City Officials meet to discuss ideas for the future
City Council members met this weekend for a chance to look toward the city’s future, which may include a new police building and someone to assist the city in economic development.
The meeting was Saturday at Thomasville City Schools’ Honeycutt Administration building on Turner Street. The retreat was successful and beneficial to council members, according to City Manager Kelly Craver.
“It is a great time in which council members can have an exchange of ideas and set forth their priorities for the next year,” Craver said. “This was a planning retreat and opens the door on items that council wanted further research on or want to deal with in committees.
Topics for this year’s retreat included the replacement of the city’s police building, water and sewer rate offsets, the cost to increase the recycling program, a Thomasville economic development coordinator and Wi-Fi for the uptown area.
The retreat also covered topics including golf course maintenance, a method of payment for future infrastructure projects, guidelines for removal of construction materials and bulk trash, a citywide cleanup program, length of terms for volunteer committees and permanent audio and video service to Main and Salem Streets.
Councilman Ronald Bratton addressed the city’s need for a new police building.
“I worked there for 35 years and that is something that has long been left undone and the facilities there are not adequate. They were not adequate 10 to 15 years ago and they are not adequate now,” Bratton said. “Once the golf debt was retired, I felt that the next thing that we should undertake should be the police building. One of most serious problems is that the department does not have the adequate space for evidence. The sheer volume of the property that we have seized over the years is a problem to store. This is something that we are looking into in the coming years.”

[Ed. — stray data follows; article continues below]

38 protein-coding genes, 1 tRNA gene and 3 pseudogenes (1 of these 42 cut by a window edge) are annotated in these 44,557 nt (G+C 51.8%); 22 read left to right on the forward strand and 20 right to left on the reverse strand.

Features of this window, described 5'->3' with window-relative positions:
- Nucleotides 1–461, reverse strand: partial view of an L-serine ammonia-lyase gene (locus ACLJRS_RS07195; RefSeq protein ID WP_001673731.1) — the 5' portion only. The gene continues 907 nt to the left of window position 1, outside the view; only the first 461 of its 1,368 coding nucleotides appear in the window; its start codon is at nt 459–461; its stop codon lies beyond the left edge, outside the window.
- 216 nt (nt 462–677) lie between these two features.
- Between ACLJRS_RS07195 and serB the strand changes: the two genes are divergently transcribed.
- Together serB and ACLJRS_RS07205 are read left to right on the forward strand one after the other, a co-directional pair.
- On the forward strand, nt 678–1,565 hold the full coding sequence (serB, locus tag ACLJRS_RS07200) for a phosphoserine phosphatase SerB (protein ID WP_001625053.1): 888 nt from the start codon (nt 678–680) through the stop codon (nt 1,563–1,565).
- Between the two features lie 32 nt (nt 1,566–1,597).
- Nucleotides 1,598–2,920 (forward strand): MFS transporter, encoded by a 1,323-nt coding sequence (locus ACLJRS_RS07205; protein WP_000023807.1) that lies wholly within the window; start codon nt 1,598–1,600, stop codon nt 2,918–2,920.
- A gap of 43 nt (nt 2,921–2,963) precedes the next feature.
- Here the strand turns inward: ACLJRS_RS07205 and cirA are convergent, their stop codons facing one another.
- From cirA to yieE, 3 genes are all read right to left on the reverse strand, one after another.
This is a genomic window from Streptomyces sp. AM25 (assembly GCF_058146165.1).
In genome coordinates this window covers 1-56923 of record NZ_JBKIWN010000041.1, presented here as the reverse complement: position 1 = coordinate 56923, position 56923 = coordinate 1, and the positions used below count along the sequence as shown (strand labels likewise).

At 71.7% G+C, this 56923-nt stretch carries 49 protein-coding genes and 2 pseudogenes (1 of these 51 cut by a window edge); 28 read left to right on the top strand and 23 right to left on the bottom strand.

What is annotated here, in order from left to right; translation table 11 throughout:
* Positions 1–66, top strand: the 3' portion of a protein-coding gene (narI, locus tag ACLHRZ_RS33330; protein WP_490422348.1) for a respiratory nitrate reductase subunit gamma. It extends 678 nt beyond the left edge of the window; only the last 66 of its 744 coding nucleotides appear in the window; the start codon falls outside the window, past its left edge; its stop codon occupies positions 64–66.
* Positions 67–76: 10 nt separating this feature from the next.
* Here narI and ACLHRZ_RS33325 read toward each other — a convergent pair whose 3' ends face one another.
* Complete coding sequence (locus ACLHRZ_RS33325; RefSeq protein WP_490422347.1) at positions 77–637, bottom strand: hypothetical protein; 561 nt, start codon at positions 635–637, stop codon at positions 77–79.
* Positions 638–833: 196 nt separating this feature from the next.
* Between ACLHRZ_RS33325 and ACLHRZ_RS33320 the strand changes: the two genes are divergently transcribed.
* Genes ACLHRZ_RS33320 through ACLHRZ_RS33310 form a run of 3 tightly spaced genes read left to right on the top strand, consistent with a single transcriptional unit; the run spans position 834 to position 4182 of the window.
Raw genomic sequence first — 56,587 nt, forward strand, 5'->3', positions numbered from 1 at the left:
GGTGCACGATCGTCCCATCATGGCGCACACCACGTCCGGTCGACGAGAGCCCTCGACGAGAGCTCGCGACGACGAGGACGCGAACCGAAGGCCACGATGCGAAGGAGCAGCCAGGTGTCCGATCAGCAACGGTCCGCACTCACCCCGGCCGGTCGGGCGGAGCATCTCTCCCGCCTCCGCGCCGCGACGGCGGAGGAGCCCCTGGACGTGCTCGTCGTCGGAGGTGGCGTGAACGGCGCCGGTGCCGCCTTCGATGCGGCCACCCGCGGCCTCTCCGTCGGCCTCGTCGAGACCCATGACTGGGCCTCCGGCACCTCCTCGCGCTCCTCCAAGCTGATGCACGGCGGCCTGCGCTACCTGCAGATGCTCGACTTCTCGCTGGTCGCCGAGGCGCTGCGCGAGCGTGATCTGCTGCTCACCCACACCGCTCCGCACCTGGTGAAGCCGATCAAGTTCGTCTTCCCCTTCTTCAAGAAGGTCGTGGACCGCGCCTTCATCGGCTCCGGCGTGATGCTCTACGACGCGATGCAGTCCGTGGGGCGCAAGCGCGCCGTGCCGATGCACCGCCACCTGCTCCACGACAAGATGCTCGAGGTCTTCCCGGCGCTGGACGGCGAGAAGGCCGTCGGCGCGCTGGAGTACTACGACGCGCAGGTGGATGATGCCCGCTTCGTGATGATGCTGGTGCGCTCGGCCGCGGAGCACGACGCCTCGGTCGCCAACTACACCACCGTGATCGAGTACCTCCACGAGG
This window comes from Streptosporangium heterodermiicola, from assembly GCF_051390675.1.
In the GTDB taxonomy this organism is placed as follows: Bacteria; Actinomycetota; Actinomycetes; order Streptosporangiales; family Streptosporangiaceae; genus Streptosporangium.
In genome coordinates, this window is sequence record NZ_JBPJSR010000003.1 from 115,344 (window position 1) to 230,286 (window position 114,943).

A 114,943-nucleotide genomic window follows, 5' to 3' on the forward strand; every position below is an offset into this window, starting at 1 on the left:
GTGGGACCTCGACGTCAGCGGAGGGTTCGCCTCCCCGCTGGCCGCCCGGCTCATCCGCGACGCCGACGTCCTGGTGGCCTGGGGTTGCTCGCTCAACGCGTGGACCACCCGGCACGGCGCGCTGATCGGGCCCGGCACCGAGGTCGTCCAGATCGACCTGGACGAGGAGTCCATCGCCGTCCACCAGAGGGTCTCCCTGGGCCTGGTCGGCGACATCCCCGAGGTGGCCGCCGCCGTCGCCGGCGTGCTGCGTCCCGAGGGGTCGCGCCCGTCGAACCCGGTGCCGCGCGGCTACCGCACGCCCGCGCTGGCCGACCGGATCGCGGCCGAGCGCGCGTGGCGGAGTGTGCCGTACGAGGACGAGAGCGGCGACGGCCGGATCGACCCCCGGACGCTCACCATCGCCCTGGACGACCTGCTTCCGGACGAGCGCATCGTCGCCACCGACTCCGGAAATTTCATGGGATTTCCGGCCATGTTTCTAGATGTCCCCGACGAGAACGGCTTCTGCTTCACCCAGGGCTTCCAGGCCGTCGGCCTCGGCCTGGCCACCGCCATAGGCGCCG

The golf debt will be paid off in June.
Councilman Joel Pierce addressed the city’s need for a Thomasville economic development coordinator and water and sewer rate offsets.
“I don’t think that the Davidson County Economic Development has been very productive as of late. I think that having someone who works just for Thomasville, and not necessarily large businesses, but looking at small and mid-size businesses to come to Thomasville and helping those that are already here is something that we should look at,” Pierce said. “We discussed a lot of options for that and it does not necessarily have to be a person. There are businesses that work to do that. I don’t think that the focus has been on Thomasville lately.”
Pierce said that he also wants to look at sewer rate offsets.
“I think the most important thing that we talked about at the retreat was water and sewer offsets,” Pierce said. “I think we need to look for ways, and if they include tax reductions, that is something that we need to put on the table and look at for our citizens who are paying increased water and sewer bills. We need to really take a look at that and try to ease some of the burden that is on them now.”
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